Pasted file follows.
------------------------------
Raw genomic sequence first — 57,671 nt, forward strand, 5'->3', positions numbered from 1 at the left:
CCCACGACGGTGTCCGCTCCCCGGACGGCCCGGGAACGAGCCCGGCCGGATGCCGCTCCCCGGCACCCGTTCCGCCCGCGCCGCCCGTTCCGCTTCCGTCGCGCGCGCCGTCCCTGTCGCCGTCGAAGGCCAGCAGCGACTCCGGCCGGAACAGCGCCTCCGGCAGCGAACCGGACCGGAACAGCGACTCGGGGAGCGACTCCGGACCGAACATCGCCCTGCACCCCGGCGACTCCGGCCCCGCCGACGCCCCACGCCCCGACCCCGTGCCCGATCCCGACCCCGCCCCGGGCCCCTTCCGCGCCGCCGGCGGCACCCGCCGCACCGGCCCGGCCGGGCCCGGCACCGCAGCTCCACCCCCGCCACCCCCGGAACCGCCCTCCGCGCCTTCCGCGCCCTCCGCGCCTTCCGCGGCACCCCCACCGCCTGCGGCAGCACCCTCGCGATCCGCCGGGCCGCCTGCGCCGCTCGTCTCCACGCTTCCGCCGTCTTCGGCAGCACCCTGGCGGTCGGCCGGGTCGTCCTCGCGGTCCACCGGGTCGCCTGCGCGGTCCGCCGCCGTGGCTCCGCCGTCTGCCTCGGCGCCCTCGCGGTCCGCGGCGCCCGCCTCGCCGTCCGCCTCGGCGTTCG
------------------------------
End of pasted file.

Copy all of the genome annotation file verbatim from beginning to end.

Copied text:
Raw genomic sequence first — 57,671 nt, forward strand, 5'->3', positions numbered from 1 at the left:
CCCACGACGGTGTCCGCTCCCCGGACGGCCCGGGAACGAGCCCGGCCGGATGCCGCTCCCCGGCACCCGTTCCGCCCGCGCCGCCCGTTCCGCTTCCGTCGCGCGCGCCGTCCCTGTCGCCGTCGAAGGCCAGCAGCGACTCCGGCCGGAACAGCGCCTCCGGCAGCGAACCGGACCGGAACAGCGACTCGGGGAGCGACTCCGGACCGAACATCGCCCTGCACCCCGGCGACTCCGGCCCCGCCGACGCCCCACGCCCCGACCCCGTGCCCGATCCCGACCCCGCCCCGGGCCCCTTCCGCGCCGCCGGCGGCACCCGCCGCACCGGCCCGGCCGGGCCCGGCACCGCAGCTCCACCCCCGCCACCCCCGGAACCGCCCTCCGCGCCTTCCGCGCCCTCCGCGCCTTCCGCGGCACCCCCACCGCCTGCGGCAGCACCCTCGCGATCCGCCGGGCCGCCTGCGCCGCTCGTCTCCACGCTTCCGCCGTCTTCGGCAGCACCCTGGCGGTCGGCCGGGTCGTCCTCGCGGTCCACCGGGTCGCCTGCGCGGTCCGCCGCCGTGGCTCCGCCGTCTGCCTCGGCGCCCTCGCGGTCCGCGGCGCCCGCCTCGCCGTCCGCCTCGGCGTTCG